Sunday, March 13, 2016

Turkey Season is almost here!


Turkey season is almost here in Georgia! I've seen a few pictures on social media from successful hunts in Florida and they're making me a little bit jealous. Season here opens March 26 and I've been selected for a limited quota hunt at Blanton Creek WMA that runs the first two weeks of the season. I'm excited to be back in the woods hunting and for the chance to participate. Check back soon for updates from the hunt!

Old Hunting Grounds


I'm an adventurer and I love going new places and seeing new things. I like hunting new spots and putting the pieces of the puzzle together to find the game I'm pursuing. I like wading new streams and finding out what makes the fish there tick. But there's something about going back to old hunting grounds that is good for the soul. 

Growing up hunting with my dad, we returned to the same general hunting areas every season. Not because of our unbelievable success, because honestly we ate some tags. It was more about familiarity with the game and land. Taking in the same scenic views painted by God's paintbrush, walking the same trails through dark timber that we had seen game use in the past, going back to the "sucker blind" one more time, just to see if there were any deer there. As the years go by, clearings fill in with new growth pines, game patterns change and ice moved away. But even now, I spend a lot of time in my mind in those old hunting spots. 

On a recent hog hunt in the Cohutta Wilderness of north Georgia, I walked through the same clearing where I killed my first turkey a few years ago. I relived the the hunt like it was yesterday, down to the last detail. I had spent a couple days camping there, without much luck, and one night sitting by my campfire I read an article in a magazine about bowhunting turkeys without a blind. Thinking to myself "why not?" I set up the next morning with a plan to make it work. About 8:30, I called in a Jake who cooperated almost perfectly with my plan, save for making me hold at full draw for a minute that seemed like ten. 

The general idea was to set up your decoys so that a gobbler coming in would pass behind a tree or other cover giving you the chance to draw without him seeing you. I set up where trees would give me that window of opportunity from several directions. When he paused behind a tree I drew. He probably stayed out of sight for less than a minute, strutting a little bit, but holding my bow at full draw made it seem like a lot more. After he finally cleared, I was able to make a good shot at about 30 yards.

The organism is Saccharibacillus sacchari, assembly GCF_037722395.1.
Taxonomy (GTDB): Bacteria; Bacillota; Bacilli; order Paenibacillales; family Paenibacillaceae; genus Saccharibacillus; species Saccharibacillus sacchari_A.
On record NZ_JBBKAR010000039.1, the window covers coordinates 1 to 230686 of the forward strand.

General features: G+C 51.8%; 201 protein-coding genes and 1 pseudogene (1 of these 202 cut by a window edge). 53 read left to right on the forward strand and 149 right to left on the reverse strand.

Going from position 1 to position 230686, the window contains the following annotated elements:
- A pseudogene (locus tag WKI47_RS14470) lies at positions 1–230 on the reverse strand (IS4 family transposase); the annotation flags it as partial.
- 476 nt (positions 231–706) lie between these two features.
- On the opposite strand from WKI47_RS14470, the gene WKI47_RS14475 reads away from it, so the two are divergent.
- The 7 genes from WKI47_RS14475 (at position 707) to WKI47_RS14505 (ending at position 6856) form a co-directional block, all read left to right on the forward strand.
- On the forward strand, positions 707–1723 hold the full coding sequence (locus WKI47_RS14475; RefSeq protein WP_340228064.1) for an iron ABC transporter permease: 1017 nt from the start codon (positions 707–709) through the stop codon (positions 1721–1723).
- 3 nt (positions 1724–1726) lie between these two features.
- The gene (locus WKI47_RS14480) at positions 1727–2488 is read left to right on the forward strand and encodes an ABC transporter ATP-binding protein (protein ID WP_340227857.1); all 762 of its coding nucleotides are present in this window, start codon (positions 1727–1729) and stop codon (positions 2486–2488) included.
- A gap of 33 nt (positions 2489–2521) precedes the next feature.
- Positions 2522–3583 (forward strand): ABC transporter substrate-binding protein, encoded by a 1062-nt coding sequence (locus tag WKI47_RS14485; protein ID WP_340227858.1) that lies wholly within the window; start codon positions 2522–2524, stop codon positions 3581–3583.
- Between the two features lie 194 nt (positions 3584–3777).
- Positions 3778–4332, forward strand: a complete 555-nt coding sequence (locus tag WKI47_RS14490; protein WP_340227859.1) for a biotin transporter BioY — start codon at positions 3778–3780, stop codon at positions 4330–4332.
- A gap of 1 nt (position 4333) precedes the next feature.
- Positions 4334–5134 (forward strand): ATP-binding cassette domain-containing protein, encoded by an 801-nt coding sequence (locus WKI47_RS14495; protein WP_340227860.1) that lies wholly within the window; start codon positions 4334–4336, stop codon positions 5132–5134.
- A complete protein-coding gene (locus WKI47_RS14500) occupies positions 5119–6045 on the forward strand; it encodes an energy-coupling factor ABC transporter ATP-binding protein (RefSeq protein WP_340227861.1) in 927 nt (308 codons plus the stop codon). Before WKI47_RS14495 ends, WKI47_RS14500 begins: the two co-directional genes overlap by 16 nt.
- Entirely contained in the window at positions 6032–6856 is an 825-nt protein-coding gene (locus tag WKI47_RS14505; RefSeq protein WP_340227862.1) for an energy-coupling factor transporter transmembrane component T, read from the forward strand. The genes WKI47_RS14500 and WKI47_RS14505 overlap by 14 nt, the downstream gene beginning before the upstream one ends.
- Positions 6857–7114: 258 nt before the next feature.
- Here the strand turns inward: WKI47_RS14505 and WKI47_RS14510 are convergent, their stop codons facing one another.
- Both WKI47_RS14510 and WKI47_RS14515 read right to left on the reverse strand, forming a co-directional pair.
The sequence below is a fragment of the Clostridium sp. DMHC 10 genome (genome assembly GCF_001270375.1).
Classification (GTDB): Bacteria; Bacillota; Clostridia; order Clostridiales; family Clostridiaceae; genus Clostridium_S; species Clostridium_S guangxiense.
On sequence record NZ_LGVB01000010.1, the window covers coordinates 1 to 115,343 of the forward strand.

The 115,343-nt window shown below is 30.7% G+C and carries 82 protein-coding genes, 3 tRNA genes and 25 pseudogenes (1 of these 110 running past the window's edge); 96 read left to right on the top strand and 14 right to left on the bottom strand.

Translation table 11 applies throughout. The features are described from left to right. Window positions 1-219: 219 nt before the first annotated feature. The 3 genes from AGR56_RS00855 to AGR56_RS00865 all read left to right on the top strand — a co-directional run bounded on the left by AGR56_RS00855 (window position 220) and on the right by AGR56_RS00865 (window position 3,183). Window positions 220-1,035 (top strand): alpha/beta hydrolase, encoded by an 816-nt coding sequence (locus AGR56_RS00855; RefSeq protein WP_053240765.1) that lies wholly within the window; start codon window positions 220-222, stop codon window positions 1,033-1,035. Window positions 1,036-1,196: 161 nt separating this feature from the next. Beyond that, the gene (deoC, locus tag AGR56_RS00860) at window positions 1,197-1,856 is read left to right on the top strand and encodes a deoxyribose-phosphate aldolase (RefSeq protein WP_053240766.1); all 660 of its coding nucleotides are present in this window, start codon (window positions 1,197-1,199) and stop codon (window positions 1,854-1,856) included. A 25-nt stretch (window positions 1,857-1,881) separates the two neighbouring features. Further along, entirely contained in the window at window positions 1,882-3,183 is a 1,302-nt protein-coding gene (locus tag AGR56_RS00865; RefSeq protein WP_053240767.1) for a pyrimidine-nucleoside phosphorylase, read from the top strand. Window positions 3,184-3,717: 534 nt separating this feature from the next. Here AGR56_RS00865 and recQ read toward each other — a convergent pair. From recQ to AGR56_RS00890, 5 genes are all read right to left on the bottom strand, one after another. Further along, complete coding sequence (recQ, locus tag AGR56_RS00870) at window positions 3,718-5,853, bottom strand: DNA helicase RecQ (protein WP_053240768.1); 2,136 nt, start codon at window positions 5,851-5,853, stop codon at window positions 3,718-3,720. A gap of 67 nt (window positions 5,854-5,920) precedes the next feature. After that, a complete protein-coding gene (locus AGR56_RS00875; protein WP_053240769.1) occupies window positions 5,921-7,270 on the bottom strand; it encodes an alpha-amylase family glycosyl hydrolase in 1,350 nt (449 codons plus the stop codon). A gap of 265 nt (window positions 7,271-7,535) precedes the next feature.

I can remember every minute of that morning. Making me wonder sometimes I forget what I did yesterday. Or forget to put black socks for work in the laundry. But my point is, going back to those old hunting spots floods your mind with a lot of memories that bring you closer to good times past, family and friends, and to nature. If you're not careful, you'll find yourself standing there daydreaming instead of hunting. It doesn't matter though, because sometimes it's about reconnecting. 

Do you have old hunting or fishing spots you love to return to year after year? I'd love to hear about them. Comment here or message me on my social media accounts. 

Tuesday, March 1, 2016

Weighted Pack Training

Training with a weighted pack, or rucking as it's called in military circles, is a great way to intensify your cardio workouts, as well as prepare your body for carrying heavy loads come hunting season. In addition to the hunting I do out west, the mountain hunting here in Georgia can at times call for quartering up an animal and hauling it out as opposed to dragging it a little ways to the truck.
 

After doing a little research I found a good way to add a realistic weight to your pack without investing much money. This whole project cost me just $10 and some change. 


The ruck "pill" basically consists of play sand inside a sandbag, and then wrapped in duct tape. For my purposes I skipped the sandbag and just used the bag the sand came in. I folded it over in half and started taping it into a "pill" shape. I used about a roll and 1/4 of duct tape to cover the entire thing well. 


All finished, my pill weighs about 35 pounds, and is just the right size to fit in my day pack. It may have been a good idea to start with a lighter weight, but it's too late now so I'll just go with it! I definitely recommend doing this project in a place where spilled sand won't matter or will be easy to clean up. You can experiment with different weights and sizes depending on your gear and fitness level.